As I’ve spent more time in Los Angeles, good or bad, bathed or not, I’ve felt dirtier. And not in the fun way. The grime that coats the city creeps beneath my skin. Smog fills my lungs, inflates me. Makes me want to float away. So I do.
Running away is a hot shower. It’s a dip in the pool. All you need is a full tank of gas. Or in California: several avocados and an ear of corn to tamper ‘em. Our shit runs on guac.
Needing a cleanse, I hopped in my car, picked up a willing friend, and got the hell out this hell-hole. My favorite release, as a person who has been described as controlling (I call it "caring," the internet says superiority-complex, lesser friends say bitch), is to leave everything up to chance and wrong turns on single lane highways. Which is why superior-friend Emily and I pointed our compass-toes in the direction of Big Sur and got tappin’. We put our trust in my mid-level packing skills and several camping facts I made up. We turned up Keri Hilson. We got out.
Sparing the gory details, this weekend was a lesson in following intuition and keeping in touch with my brain-noodle, which meant: spouting anxiety, aspiration, and perspiration in one breathless sentence and between sips of double shot espresso. It was about being a mess, covered in the dirt of Sweet Mama Earth, rolling in the honesty of following one's bliss, and listening to Emily puke in the woods. Don’t eat Kind Bars if you have a peanut allergy. Don’t camp with me if you want a bathroom.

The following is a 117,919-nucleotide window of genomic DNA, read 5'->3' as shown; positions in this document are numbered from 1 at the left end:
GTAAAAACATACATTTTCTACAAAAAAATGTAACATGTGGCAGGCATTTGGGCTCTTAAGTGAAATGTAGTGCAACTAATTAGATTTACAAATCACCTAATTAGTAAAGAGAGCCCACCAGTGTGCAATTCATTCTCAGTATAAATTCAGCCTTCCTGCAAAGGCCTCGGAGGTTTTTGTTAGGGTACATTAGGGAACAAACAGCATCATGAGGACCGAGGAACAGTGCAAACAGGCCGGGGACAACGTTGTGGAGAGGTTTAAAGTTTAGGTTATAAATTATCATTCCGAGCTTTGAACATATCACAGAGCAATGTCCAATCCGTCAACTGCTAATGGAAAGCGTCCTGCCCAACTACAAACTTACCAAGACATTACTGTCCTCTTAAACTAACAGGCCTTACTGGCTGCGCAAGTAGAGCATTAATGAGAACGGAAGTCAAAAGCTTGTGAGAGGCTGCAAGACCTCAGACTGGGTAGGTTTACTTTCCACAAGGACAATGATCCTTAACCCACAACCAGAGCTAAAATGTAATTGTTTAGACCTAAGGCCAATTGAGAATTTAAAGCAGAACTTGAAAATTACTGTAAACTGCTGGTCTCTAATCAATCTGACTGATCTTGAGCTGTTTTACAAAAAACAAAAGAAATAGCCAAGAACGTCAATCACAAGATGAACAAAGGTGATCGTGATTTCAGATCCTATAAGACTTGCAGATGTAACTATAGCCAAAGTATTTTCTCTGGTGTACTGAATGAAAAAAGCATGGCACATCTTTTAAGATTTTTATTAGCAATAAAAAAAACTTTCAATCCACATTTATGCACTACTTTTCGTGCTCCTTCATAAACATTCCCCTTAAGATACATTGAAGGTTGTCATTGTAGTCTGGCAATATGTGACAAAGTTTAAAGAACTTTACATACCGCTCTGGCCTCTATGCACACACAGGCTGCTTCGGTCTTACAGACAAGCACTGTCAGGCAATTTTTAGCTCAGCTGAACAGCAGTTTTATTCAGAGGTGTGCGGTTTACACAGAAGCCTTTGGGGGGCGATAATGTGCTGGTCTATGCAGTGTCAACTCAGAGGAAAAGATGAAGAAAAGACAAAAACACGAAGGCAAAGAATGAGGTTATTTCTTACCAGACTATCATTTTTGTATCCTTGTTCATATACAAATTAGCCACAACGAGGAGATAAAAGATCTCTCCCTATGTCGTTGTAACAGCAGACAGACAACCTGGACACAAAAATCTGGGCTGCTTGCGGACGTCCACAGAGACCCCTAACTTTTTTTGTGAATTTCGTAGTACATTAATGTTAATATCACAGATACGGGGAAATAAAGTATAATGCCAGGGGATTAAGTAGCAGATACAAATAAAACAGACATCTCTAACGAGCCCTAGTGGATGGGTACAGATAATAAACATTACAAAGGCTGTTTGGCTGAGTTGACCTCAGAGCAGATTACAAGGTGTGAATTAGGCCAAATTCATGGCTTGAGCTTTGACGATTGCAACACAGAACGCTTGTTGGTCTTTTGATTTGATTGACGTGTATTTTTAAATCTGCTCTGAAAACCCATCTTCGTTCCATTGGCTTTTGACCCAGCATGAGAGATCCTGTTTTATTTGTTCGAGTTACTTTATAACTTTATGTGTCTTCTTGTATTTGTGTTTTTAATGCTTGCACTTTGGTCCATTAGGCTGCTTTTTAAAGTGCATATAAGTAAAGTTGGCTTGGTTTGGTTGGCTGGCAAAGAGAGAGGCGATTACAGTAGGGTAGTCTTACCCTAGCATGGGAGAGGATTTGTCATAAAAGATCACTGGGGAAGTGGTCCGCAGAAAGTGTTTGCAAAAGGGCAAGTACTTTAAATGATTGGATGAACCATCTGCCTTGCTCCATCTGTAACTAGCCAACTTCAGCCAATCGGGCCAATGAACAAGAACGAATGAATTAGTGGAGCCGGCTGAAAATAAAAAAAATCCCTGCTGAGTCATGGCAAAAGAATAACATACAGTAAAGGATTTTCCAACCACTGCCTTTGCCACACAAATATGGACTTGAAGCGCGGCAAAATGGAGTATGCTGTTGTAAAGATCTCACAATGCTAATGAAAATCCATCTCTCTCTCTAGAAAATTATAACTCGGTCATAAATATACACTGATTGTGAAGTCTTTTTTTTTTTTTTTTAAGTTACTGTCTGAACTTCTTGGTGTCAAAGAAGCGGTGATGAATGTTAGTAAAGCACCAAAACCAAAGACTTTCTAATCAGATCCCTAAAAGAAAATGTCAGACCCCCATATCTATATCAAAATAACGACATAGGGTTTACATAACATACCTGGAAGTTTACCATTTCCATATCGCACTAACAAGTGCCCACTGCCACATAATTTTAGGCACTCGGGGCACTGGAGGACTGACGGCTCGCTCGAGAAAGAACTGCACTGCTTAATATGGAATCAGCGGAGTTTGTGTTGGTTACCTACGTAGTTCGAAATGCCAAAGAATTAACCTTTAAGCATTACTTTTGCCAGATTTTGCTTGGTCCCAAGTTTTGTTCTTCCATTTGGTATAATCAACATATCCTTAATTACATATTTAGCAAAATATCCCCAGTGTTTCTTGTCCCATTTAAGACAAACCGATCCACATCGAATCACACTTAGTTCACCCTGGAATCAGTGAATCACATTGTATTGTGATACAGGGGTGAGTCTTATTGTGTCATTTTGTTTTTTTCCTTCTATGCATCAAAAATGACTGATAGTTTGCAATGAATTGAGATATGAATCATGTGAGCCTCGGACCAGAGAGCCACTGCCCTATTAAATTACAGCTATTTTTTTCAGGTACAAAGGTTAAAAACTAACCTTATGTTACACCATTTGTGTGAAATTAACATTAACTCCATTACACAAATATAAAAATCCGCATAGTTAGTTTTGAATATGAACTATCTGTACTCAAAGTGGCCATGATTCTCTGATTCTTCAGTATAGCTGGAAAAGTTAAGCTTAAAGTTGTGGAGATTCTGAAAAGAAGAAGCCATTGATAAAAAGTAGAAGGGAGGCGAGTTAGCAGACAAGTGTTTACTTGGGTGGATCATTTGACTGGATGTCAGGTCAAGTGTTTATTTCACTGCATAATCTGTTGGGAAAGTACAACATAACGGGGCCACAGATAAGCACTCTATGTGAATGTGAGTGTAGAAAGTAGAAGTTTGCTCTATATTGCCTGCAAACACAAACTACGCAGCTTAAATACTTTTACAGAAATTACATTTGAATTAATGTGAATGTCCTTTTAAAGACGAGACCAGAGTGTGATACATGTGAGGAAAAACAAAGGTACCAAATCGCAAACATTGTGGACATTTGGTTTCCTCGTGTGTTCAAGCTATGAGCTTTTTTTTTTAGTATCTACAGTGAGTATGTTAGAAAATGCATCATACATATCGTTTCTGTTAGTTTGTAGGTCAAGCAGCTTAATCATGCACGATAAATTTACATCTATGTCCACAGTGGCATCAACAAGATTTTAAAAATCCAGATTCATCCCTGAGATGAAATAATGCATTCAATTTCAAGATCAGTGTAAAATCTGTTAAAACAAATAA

Letting looser than legs on the dance floor (break ‘em), we drove North to San Francisco and were met with delay in the name of Grecian fitness. A police convey escorted us, 5mph, through a 26.2 mile stretch of coastline, following what turned out to be many ambitious walkers. The complex-haver I am was immediately and loudly upset. Being stuck behind a marathon was not on the schedule when we woke up at 5:30 am, frozen peas on top of a mountain, bound for a new, cleaner city. And it certainly wasn't on the schedule of the barefoot man shouting about missing his plane. Or the woman's with the whale watching tickets. Some planes aren't meant to be caught. Some whales aren't meant to be watched.
But as we sat, inching along one of the most beautiful regions in the whole damn country, I got over it. I laughed as we stopped, unbelievably, atop a bridge with thousands of feet dropped below us. I yawned with cows as they stared at us between grass chomps. I cheered with other supporters as we wheeled alongside actual crazies (marathons are not on my list of activities inspiring sanity), as we crossed the finish line 26 and some miles later. How unexpected. How beautifully unexpected.
We made it to San Francisco and the bridge Emily had never seen. We watched the sunset from a black sand beach. We ate burgers and contemplated Monday on a midnight drive through gusty winds, knowing our attitudes would be refreshed and that we would be insufferable to the Garfields of morning. We were clean.
In the cheesy ending to this story, which others may edit out, but I will highlight in cheddared slices: get out. Of town. Of your head. Of the drab pit you live in now that you’ve graduated from dorms and dining halls to bare floors and a pasta-only diet. But remember to come back. Because you have work to do. Stay fresh. Stay awake. Get your grind on. Make you some Lemonade.